2012: In pace requiescat!
Theme video for this annual series (especially instructive for those not familiar with the title or the photo, above):
This is a tough one for anyone born after 1960.
That said, it must have been indescribably gratifying for Sendak to know that an entire generation (and then their kids, etc.) read –and loved– his work. I mean we talk about wanting to leave a mark on the world; Sendak most definitely did that. To do so and leave the world happier and more imaginative than it would otherwise have been? That is downright heroic.
Did you know how great this guy was?
Nevermind the fact that his best friend, the equally brilliant Steve “The Colonel” Cropper –who played with him for more than four decades– recently remarked that Dunn was the best bass player to ever live (and the best guy, period: check out a nice obit here).
By all available evidence, Dunn was a genius and a gentleman. His life was music and he helped make music better (and more inclusive, and groovy) for all of us. A life to be celebrated, and a man to be missed.
It’s all on the record, on the records.
Yes, he was a crucial member of the immortal Stax house band, Booker T & The MGs, and took a well-deserved (and, one hopes, well-paid) victory lap as an honorary member of the Blues Brothers.
As usual, the best way to articulate the greatness of a particular musician is to let them do the playing.
(More on Duck, HERE.)
When you mourn an artist who helped make your life better, it is inexorably a selfish act.
So first and foremost, R.I.P. Chuck Brown and Donna Summer. I hope your family and close friends find comfort knowing how well you were loved.
For me (and doubtless many if not most of my peers) both of these artists are inextricably associated with 1979, a year I celebrated in detail here (keyword: Slush Puppie).
Obviously as I grew older and learned more about music, and culture and history, I understood that Chuck Brown was not just a local hero, he was an industry unto himself. Now that he has gone to that great big Go-Go in the sky, I have no other option than to to celebrate the song that rocked many of our worlds circa 1979. Of course it still does and always will. (And, inevitably, there is a reason James Brown is called, amongst other things, The Godfather. It all begins and ends with him. You hear it here, and if there is anything wrong with that there was never nothing right.)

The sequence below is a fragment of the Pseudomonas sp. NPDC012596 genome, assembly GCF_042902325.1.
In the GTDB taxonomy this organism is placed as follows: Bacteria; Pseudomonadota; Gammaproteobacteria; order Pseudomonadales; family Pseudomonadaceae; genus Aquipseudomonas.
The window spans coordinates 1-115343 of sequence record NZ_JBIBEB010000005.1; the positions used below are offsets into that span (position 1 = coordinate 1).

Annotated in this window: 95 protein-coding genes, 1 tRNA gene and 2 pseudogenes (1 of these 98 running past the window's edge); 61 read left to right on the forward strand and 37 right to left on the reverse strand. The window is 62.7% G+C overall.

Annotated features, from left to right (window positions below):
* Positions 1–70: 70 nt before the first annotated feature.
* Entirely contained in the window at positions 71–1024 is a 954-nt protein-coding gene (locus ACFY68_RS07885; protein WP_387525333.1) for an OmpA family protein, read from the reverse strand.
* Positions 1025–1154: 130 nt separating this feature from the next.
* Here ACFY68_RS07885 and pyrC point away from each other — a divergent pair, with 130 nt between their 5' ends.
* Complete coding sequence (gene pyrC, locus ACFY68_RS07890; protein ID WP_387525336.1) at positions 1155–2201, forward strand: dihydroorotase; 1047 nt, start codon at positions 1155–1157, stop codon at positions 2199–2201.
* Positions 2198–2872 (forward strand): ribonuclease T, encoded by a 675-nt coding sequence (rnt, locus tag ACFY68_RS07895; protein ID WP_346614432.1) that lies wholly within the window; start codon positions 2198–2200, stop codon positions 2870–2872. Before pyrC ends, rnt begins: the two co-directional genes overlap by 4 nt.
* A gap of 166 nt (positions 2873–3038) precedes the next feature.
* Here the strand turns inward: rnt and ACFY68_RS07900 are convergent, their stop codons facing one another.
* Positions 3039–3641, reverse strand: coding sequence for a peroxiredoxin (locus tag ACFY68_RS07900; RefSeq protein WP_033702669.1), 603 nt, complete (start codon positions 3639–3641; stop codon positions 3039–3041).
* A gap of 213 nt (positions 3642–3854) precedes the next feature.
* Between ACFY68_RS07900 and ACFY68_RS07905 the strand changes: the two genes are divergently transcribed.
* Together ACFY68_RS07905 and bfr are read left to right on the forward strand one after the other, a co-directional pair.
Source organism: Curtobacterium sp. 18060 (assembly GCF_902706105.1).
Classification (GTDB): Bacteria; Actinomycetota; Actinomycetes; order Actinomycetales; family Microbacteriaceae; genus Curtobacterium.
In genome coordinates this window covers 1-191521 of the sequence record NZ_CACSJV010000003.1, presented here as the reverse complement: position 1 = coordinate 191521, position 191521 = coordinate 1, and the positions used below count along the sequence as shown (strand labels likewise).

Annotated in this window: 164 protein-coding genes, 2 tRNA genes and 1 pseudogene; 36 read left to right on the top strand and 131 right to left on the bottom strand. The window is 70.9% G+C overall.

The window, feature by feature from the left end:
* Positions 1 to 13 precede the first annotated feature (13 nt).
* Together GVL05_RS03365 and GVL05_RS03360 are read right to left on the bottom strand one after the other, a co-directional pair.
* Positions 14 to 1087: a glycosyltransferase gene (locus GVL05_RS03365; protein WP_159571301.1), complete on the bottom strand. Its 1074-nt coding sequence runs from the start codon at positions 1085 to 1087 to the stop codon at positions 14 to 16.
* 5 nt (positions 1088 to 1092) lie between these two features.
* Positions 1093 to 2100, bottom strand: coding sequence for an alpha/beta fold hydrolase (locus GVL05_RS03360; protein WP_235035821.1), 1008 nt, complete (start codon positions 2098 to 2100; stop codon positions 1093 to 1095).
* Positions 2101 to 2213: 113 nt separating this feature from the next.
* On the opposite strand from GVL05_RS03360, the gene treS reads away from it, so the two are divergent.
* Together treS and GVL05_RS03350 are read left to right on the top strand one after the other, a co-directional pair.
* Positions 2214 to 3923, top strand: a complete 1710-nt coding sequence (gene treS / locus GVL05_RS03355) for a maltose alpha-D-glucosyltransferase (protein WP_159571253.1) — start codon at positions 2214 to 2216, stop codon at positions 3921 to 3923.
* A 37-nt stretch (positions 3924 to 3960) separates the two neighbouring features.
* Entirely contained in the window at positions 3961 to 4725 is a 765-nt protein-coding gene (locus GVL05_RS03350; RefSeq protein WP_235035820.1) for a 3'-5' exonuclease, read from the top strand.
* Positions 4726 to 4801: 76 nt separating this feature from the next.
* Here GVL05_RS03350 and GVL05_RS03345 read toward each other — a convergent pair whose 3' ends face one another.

It’s possible, though unlikely, that you lived through the late ’70s and did not know who Chuck Brown was (my condolences), but if you were sentient during the late ’70s you knew who Donna Summer was. Period, end of story. Not until Michael Jackson a few years later was there an artist (much less a black artist) as ubiquitous as Donna Summer. Anytime I hear “Bad Girls” I’m back in 1979 and that is a very good place to be, with or without a slush puppie.
Yeah baby. That was the perfect song for a world that was still grappling with disco and what the Bee Gees had wrought (having once owned the soundtrack to Saturday Night Fever functioning as a kind of eternal, existential aesthetic walk of shame, despite the redeeming value of “Disco Inferno” and the Tavares doing “More Than A Woman”. And, if pushed, a few of the Bee Gees songs as well. Damn it.)
Let’s break it down: this was pretty racy stuff, circa 1979, at least for mainstream radio. And this was all over the radio. For a nine year old straddling the line between young boy and adolescent (or between Kiss and The Beatles, before realizing the world could –and should– exist quite peacefully with both…and it does), this was not quite sexy but certainly not innocent. And I’m not talking about the lyrics, or even the music, necessarily. I’m talking about the groove, the feeling. It did what it had to do, on cultural and pop-culture levels, and it endures. That still sounds great. Dare I say: Disco is not dead?
Now, I can understand if you think I’m being nostalgic, even sentimental to a fault. Cherishing my memories of Donna Summer is one thing, but…Barbara Streisand? Yes. I can’t remember the last time I listened to this (but I’m glad I just had an excuse), although I certainly can remember the first times I heard it. Let’s name names. Many of my peers, at least the ones who, like me, went to Forest Edge, then Terraset, and eventually Langston Hughes (Panthers!), will remember Mr. Bryant. Spencer. He was so old school he was pre-alphabet. Afro: check. Rocking the ‘stache? Check. Working the gum like it was his job? Always. But aside from his inimitable voice and manner of speaking (straight street mixed with cool and, since this was the late ’70s I am allowed to say it, jive). He was at once intimidating, amusing and, in a way, inspiring. He did not just encourage us to be good, he demanded that we not be bad. I know Mark Seferian will remember Health class in 8th grade and the immortal promise he made on the first day of school: “You only get but one grade, A or F.” (No one said, isn’t that two grades?) If Mr. Bryant is around I hope he is well and I’d like to thank him for being himself.